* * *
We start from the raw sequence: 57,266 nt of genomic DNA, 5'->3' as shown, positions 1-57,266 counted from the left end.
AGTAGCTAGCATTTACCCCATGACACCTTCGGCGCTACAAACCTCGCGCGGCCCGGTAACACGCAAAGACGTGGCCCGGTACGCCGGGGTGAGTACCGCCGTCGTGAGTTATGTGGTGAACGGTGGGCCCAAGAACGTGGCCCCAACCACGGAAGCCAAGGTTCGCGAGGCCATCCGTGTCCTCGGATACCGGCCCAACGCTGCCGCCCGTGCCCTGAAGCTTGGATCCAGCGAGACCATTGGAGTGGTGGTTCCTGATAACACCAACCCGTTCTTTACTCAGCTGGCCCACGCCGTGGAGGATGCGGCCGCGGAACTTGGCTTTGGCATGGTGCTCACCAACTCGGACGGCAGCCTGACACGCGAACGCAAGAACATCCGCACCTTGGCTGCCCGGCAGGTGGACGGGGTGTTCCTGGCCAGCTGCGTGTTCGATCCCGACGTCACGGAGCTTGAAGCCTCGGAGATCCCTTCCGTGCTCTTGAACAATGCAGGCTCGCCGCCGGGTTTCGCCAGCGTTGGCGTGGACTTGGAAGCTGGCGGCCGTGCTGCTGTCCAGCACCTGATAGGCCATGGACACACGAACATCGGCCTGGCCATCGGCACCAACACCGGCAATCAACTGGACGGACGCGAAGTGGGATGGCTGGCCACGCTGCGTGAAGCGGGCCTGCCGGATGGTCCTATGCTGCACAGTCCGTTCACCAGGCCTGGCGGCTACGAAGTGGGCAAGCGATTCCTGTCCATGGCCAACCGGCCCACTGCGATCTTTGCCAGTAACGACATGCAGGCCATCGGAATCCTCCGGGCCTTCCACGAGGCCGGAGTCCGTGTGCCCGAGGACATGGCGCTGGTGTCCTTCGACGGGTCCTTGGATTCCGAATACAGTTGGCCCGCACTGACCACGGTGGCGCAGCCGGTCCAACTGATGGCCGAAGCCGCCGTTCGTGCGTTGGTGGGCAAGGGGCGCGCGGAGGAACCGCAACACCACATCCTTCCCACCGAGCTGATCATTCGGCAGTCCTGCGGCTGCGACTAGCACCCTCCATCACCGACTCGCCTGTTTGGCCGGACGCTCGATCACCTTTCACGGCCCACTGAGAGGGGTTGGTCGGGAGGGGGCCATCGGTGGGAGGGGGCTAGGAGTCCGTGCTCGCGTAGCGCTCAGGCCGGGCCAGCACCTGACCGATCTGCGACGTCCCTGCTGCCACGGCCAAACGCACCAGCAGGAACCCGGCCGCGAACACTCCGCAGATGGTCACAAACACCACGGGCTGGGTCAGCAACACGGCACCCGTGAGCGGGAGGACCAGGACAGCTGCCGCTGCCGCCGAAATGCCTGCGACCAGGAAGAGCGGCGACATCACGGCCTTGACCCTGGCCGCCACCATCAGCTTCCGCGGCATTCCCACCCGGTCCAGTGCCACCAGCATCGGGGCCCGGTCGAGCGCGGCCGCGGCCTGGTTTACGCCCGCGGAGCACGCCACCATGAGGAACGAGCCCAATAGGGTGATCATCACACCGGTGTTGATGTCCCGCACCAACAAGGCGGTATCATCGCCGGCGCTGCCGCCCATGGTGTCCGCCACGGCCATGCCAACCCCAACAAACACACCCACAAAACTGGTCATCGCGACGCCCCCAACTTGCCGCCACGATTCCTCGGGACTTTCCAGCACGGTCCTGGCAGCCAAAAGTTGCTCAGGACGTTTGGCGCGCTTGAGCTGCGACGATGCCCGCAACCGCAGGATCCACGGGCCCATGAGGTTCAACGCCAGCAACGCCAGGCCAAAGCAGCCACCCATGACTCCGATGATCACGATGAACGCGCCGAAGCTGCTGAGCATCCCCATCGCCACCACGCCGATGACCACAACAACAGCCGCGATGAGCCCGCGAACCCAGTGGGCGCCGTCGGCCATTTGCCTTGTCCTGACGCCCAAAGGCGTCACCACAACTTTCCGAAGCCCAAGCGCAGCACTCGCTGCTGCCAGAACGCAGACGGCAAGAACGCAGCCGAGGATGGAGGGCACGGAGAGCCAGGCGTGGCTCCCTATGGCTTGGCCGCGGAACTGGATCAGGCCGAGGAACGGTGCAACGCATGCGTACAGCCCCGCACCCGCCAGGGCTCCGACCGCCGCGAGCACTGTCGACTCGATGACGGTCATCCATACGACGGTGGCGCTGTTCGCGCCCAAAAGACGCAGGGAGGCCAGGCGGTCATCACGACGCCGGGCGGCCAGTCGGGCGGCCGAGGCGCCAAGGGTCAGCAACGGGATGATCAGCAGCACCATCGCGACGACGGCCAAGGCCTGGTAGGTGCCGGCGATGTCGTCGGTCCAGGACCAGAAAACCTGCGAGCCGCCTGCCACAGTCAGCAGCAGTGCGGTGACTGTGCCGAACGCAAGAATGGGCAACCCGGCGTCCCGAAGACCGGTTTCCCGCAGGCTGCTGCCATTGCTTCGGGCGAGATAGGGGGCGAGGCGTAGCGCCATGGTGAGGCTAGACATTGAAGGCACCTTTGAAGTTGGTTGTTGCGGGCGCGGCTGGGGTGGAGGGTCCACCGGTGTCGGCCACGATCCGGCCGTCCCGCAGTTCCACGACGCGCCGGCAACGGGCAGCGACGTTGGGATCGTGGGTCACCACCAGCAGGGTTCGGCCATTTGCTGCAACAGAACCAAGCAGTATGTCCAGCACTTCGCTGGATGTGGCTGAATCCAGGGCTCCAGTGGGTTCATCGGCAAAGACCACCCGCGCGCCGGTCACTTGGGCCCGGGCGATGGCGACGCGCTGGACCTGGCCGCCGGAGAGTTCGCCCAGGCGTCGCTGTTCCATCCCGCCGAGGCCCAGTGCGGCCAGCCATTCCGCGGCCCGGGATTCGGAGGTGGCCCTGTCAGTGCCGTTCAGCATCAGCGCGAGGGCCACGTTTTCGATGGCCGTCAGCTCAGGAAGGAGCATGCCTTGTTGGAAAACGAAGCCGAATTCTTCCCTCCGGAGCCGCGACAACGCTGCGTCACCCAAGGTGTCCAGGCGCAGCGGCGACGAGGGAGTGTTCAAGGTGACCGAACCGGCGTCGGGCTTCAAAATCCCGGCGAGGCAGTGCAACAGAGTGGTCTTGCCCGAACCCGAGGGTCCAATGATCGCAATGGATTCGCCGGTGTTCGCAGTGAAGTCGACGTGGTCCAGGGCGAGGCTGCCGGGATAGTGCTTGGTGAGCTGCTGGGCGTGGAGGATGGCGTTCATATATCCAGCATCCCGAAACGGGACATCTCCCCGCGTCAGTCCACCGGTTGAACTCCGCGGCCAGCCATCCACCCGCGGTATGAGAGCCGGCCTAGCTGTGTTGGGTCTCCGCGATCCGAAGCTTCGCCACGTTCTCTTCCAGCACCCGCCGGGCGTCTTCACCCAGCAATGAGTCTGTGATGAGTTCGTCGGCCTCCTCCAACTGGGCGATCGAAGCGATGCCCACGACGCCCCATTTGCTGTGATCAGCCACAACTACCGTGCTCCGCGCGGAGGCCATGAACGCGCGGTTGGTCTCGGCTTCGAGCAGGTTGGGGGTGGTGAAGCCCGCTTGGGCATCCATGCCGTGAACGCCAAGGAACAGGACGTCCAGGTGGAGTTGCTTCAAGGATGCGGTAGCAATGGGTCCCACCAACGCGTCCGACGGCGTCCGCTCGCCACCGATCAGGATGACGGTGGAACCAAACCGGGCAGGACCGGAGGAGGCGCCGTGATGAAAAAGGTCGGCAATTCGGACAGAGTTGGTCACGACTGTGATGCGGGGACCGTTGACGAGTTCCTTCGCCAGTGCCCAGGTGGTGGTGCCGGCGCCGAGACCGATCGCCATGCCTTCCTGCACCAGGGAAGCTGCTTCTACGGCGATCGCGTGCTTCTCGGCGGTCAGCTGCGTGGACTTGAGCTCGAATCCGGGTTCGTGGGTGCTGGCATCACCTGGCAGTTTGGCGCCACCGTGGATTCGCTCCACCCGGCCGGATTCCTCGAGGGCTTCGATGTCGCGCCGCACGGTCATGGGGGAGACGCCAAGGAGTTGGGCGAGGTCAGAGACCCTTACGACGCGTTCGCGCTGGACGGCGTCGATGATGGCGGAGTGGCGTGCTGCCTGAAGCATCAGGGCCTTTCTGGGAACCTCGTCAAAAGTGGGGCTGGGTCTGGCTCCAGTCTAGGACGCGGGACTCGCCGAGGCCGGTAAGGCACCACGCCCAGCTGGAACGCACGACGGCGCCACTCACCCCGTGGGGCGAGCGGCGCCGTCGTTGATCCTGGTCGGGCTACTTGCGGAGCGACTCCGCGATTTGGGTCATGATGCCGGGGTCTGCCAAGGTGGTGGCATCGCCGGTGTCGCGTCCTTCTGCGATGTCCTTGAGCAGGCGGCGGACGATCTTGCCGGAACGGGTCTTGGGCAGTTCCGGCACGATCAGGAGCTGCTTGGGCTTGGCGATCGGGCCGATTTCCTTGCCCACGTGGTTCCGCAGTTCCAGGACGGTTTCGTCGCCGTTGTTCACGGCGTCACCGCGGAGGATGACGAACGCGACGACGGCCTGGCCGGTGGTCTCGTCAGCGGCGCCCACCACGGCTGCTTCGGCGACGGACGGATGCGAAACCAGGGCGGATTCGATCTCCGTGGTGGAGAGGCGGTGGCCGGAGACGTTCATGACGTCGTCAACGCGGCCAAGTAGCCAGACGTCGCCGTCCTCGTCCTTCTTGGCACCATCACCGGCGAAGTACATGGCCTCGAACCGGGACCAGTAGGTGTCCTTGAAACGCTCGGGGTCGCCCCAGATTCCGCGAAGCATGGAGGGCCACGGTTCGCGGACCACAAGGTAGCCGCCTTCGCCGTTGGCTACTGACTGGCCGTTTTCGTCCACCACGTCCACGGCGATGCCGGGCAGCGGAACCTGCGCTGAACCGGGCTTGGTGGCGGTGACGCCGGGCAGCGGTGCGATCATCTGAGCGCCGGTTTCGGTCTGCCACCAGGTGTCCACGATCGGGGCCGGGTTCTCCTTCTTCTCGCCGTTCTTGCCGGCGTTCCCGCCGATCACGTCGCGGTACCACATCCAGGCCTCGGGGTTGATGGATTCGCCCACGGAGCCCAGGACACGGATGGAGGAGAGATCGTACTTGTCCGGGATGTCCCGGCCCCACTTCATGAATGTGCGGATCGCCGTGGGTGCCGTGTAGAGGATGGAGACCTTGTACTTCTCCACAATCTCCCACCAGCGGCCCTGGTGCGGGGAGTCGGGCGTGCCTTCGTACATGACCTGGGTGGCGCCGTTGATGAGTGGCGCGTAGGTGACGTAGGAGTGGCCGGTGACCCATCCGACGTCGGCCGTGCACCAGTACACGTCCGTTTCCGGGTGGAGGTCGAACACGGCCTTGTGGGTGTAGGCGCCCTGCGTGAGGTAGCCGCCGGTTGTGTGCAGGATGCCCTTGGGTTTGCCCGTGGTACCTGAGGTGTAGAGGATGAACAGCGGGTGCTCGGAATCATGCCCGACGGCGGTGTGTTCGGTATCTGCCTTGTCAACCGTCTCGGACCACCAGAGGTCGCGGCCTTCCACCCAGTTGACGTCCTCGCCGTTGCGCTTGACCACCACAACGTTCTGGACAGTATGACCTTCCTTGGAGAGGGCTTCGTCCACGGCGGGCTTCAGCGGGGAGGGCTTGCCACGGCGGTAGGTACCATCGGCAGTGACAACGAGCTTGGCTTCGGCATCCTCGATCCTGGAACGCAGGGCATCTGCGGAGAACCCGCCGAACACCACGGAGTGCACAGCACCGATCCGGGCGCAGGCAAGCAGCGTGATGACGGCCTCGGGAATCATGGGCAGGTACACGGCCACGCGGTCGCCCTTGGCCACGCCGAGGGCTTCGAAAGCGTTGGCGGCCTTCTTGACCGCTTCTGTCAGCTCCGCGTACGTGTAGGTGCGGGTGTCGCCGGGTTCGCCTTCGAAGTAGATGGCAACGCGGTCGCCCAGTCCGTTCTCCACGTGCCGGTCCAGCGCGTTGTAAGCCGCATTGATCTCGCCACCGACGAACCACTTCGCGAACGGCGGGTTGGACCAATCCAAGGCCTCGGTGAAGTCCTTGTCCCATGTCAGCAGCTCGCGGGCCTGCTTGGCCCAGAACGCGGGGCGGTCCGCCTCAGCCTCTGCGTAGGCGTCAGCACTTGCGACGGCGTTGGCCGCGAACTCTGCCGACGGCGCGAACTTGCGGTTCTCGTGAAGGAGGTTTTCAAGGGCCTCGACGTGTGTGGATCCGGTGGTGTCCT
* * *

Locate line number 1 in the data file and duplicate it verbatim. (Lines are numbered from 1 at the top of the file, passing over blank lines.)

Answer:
We start from the raw sequence: 57,266 nt of genomic DNA, 5'->3' as shown, positions 1-57,266 counted from the left end.